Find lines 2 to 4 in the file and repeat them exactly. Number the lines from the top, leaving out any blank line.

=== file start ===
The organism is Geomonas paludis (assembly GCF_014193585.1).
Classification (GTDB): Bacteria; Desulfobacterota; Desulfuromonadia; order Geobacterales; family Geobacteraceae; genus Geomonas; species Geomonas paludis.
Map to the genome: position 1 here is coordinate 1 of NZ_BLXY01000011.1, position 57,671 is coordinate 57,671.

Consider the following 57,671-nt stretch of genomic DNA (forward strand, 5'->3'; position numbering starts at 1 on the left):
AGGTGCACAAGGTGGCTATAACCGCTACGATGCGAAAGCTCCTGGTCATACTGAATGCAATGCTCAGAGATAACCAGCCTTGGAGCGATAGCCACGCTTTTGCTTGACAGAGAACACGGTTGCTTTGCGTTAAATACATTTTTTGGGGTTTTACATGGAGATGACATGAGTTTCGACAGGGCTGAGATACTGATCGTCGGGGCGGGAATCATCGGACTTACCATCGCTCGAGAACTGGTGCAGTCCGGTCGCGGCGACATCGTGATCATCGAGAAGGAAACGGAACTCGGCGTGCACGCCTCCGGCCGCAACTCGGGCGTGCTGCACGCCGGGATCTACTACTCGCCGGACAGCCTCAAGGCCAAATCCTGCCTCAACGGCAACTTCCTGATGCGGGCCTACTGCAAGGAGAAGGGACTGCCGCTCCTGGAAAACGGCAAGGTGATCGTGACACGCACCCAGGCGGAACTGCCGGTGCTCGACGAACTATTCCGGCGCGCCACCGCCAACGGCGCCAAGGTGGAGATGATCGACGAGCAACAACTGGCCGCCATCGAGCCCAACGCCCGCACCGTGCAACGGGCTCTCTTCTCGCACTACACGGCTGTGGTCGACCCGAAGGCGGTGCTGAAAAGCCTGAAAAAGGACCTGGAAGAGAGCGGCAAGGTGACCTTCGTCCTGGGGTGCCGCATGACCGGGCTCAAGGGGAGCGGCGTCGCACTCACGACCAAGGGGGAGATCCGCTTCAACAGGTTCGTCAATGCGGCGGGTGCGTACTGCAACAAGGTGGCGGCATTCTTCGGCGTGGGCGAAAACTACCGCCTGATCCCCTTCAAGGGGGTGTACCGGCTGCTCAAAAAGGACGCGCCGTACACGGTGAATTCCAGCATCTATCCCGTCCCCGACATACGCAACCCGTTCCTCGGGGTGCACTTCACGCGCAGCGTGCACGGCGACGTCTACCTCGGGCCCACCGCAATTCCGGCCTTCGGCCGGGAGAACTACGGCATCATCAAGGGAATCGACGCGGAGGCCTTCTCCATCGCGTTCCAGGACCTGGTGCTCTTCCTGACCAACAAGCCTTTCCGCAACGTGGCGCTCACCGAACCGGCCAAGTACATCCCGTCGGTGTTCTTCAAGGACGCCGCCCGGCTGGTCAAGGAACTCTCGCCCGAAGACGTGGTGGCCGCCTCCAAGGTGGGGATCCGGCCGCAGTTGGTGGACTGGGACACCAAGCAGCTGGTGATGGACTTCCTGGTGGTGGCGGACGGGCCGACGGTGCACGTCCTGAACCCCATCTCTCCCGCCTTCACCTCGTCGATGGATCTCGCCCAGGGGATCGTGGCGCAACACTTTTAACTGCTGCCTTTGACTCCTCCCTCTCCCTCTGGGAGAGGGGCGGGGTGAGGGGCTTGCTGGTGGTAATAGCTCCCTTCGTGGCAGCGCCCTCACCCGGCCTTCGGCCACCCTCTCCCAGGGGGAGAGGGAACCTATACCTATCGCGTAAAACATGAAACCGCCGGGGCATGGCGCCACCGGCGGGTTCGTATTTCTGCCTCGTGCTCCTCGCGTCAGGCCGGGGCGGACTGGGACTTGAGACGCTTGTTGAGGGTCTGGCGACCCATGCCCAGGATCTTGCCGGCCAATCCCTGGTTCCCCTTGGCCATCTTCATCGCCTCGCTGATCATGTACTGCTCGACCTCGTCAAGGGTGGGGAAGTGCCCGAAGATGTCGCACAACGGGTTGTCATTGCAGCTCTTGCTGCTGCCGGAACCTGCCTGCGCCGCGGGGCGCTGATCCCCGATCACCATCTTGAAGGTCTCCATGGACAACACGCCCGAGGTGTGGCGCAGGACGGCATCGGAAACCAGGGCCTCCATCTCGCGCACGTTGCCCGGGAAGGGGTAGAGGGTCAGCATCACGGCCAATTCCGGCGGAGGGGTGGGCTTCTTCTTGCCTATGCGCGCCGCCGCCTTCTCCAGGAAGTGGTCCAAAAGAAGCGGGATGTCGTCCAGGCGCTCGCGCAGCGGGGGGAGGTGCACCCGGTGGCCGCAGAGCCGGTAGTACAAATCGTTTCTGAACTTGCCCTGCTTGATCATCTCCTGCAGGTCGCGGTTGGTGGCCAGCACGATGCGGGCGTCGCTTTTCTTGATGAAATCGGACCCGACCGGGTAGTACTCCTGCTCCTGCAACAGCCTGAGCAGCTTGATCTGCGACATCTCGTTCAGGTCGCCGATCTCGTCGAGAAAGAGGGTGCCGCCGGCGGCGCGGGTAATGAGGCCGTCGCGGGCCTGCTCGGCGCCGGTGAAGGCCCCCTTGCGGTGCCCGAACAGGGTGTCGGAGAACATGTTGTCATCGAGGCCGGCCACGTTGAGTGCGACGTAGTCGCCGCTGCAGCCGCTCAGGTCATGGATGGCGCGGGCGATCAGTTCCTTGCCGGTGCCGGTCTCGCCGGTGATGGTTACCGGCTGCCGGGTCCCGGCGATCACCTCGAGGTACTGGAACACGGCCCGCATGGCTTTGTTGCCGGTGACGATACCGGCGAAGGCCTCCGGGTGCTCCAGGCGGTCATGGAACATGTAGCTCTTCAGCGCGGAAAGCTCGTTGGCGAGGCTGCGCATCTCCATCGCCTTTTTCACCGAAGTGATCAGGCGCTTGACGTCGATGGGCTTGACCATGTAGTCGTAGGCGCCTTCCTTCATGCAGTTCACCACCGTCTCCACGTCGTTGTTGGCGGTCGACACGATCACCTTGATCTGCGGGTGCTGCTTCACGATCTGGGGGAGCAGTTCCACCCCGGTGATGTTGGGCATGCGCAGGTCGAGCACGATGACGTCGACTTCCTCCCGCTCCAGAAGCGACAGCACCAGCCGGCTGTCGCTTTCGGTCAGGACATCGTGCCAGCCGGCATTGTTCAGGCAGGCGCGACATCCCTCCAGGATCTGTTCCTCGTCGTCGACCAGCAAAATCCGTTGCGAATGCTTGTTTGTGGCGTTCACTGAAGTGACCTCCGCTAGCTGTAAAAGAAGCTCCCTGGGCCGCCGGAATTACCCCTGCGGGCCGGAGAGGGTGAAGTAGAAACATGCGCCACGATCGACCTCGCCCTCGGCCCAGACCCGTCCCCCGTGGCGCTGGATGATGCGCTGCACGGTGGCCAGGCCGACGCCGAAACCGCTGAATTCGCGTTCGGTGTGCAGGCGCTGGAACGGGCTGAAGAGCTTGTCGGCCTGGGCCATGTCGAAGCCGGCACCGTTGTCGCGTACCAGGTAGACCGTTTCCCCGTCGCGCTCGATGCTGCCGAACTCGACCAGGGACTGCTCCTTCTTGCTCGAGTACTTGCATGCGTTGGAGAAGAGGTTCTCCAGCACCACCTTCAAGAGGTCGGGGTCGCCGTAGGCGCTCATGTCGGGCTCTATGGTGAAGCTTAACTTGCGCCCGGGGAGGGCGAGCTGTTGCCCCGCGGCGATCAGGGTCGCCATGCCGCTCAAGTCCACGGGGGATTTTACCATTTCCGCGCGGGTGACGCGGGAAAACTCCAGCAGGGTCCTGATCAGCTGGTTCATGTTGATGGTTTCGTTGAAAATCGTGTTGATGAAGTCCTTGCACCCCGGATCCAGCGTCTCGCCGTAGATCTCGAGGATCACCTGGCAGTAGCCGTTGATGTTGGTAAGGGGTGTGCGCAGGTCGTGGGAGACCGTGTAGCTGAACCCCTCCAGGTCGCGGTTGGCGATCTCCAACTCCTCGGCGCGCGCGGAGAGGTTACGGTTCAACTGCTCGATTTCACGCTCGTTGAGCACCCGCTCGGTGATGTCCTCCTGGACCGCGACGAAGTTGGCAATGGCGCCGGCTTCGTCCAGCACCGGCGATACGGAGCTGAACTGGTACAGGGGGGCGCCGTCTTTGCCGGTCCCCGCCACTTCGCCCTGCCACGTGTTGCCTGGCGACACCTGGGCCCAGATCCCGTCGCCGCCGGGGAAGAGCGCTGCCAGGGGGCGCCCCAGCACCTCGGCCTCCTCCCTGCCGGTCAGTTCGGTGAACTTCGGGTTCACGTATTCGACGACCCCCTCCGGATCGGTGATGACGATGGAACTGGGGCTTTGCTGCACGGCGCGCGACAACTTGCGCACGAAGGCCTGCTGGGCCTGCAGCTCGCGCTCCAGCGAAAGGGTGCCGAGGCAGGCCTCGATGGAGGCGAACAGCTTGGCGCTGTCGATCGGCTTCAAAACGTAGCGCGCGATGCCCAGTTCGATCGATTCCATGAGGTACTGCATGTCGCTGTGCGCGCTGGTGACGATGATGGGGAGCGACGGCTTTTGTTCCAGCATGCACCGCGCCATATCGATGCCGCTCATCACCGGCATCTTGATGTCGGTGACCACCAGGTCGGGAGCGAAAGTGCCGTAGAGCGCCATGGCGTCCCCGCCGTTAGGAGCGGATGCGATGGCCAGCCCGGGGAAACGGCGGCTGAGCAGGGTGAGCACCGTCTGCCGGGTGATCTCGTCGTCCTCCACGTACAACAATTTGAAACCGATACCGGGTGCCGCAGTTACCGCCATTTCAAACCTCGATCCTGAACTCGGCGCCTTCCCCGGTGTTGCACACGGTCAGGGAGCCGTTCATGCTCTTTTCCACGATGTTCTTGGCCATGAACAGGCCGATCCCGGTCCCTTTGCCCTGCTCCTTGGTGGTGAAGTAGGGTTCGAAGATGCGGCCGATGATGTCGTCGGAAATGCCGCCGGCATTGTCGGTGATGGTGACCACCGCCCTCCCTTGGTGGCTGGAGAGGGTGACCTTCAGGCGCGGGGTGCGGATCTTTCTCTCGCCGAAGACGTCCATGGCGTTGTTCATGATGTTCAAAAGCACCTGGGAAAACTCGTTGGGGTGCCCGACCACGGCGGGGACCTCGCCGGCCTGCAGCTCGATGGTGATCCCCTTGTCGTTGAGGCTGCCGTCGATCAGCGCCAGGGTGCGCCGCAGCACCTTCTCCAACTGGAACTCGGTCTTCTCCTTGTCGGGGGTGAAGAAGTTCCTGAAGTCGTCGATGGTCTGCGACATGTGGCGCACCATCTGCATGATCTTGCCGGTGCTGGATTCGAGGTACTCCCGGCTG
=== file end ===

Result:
Classification (GTDB): Bacteria; Desulfobacterota; Desulfuromonadia; order Geobacterales; family Geobacteraceae; genus Geomonas; species Geomonas paludis.
Map to the genome: position 1 here is coordinate 1 of NZ_BLXY01000011.1, position 57,671 is coordinate 57,671.

Consider the following 57,671-nt stretch of genomic DNA (forward strand, 5'->3'; position numbering starts at 1 on the left):